Updated: Jul 11, 2020
In 1936, a pioneer mother of seven children and with eleven siblings died as the last surviving member of her family. Guðrún Ólafsdóttir was 93 years old and had seen a lot of changes in her 67 years in North America. She had lived a life of struggles and heartaches yet family stories tell of her being patient, kind, loving, and a diligent worker.
Guðrún was born 20 Jun 1843 at the farm Hvammur just south of Akureyri to Ólafur Guðmundsson and Sigríður Jósepsdóttir. She was their third child and the third daughter. Two years later, a baby boy was born but he died at the age of 21 months. Over a span of twenty years, twelve babies were born to Ólafur and Sigríður. Five of them did not reach their second birthday.
Guðrún married her father’s farmhand, Jón Jónsson, on 10 Oct 1872 in Akureyri. He had little chance of ever owning his own farm. Guðrún had four living brothers that were all in line to take over managing the Hvammur farm. In 1873, her first sibling, Jósef Ólafsson, left Iceland for Canada. Three years later, Guðrún and Jón left Iceland on the ship Verona. Her parents were still alive. They died 4 years after Guðrún left for North America at the ages of 73 and 63.
According to a newspaper in Iceland, ”Fréttir fá Íslandi” almost 800 people left on the Verona from Akureyri on 02 Jul 1876. On this Sunday, the famous Father of New Iceland, Sigtryggur Jónasson, was also on this ship. He had been in Canada and had come back to Iceland encouraging others to come to this promised land. They were on the “First Group” or the “Large Group” of 1876.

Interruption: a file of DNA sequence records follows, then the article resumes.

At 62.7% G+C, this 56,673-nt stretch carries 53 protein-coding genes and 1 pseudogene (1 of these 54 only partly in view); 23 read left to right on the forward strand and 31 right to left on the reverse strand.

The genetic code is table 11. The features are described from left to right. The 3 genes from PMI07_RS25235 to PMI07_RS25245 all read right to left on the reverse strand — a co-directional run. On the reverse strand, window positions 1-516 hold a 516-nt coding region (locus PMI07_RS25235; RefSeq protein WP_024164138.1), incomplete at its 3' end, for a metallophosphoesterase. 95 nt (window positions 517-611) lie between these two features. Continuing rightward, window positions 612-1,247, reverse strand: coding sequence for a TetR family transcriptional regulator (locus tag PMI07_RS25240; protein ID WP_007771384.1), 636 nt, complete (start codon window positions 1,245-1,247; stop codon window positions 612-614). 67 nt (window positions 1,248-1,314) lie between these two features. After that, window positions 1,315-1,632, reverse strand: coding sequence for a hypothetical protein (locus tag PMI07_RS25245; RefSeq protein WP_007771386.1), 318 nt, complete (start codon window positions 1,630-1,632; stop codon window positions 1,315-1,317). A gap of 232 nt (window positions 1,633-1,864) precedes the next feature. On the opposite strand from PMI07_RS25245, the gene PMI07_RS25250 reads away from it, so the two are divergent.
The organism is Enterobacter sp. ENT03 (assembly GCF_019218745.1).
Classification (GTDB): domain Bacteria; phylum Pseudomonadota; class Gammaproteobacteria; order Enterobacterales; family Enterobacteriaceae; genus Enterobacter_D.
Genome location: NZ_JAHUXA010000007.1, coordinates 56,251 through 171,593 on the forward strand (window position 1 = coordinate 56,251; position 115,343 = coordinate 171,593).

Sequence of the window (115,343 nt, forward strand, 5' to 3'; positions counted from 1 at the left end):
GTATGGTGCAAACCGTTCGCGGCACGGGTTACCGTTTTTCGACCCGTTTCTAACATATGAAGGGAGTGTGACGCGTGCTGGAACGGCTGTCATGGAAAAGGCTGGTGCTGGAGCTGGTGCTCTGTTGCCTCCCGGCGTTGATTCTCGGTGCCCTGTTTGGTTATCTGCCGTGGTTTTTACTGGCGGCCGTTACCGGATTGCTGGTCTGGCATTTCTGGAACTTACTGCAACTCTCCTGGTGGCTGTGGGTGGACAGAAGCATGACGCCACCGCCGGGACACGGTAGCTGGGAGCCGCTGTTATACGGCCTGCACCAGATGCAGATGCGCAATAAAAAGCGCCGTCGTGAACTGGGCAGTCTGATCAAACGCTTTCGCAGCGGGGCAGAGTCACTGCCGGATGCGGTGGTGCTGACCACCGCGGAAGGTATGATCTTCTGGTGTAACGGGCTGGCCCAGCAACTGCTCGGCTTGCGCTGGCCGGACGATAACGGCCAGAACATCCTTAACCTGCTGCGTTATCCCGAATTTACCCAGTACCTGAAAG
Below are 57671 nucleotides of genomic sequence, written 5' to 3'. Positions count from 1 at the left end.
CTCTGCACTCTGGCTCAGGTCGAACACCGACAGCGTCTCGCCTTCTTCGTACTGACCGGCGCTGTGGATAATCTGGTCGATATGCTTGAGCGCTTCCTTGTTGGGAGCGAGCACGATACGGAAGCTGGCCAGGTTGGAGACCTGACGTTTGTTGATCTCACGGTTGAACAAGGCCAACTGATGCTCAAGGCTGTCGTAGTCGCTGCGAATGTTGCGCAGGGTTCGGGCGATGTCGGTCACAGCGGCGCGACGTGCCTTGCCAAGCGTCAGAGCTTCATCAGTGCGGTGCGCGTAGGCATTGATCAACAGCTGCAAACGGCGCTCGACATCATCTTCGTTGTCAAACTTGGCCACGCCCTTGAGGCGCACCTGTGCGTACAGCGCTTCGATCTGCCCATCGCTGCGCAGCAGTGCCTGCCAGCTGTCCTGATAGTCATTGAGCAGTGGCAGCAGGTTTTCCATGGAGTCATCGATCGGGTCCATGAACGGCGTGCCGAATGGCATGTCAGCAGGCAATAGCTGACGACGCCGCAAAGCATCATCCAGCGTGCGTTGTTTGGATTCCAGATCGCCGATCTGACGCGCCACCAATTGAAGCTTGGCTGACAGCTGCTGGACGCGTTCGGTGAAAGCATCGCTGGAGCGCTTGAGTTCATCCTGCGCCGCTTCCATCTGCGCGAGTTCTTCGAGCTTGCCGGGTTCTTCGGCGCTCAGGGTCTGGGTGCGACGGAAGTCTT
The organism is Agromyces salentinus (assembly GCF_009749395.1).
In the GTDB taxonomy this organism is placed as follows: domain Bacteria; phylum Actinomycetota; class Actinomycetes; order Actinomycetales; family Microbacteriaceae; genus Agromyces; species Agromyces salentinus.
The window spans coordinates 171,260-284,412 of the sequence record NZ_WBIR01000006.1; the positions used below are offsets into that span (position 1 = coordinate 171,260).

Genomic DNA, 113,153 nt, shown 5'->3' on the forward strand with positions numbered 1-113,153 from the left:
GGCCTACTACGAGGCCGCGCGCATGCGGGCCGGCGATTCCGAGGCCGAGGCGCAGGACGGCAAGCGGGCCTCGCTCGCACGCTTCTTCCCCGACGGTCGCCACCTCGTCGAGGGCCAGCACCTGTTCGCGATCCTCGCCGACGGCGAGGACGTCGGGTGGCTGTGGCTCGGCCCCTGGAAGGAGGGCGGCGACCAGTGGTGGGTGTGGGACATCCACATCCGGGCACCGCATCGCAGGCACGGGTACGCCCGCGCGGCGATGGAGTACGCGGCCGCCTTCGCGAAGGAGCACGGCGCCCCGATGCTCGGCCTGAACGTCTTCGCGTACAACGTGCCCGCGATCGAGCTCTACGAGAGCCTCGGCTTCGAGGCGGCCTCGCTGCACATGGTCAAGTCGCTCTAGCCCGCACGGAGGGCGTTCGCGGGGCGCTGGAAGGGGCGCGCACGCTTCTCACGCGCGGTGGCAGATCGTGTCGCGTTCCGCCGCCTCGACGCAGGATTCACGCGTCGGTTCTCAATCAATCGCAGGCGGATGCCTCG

In 1876, three groups of people left Iceland for North America. Guðrún and Jón left in the first group of 752. The second group of 399 left from the eastern port of Seyðisfjördur on the l2th of July. The third group was from the south and had about 20 people on board.
Jónas Þór writes about the adventures of the large group of 1876. Some excerpts are copied below. This is a great book and well worth purchasing for your library. According to Jónas Þór, ”Icelanders in North America,”
… from Granton (Scotland), they went to Glasgow and had to wait a few days for the Allan Line steamer, ”Austria”. They departed 11 July and arrived safely at Quebec on the 22nd. The next morning the group was on a west-bound train arriving in Toronto on 24 July…. reached Winnipeg in the evening of Tuesday, August 8th.
Most of the travellers left Winnipeg on 13 August, voyaging the Red towards Gimli…. reach Gimli until Sunday, 20 August. It had taken them exactly seven weeks to cover the distance from Iceland to Gimli. The new settlers spent the remainder of August in transporting their belongings from the mouth of the Red River to Gimli.
Jón from Mæri reported that once they were in Gimli, little assistance was available because there were few men in the colony. The women and children appeared extremely tired and hungry. Little or no improvements had been made to the log cabins and the newcomers were forced to spend the night outdoors using bedcovers for tents.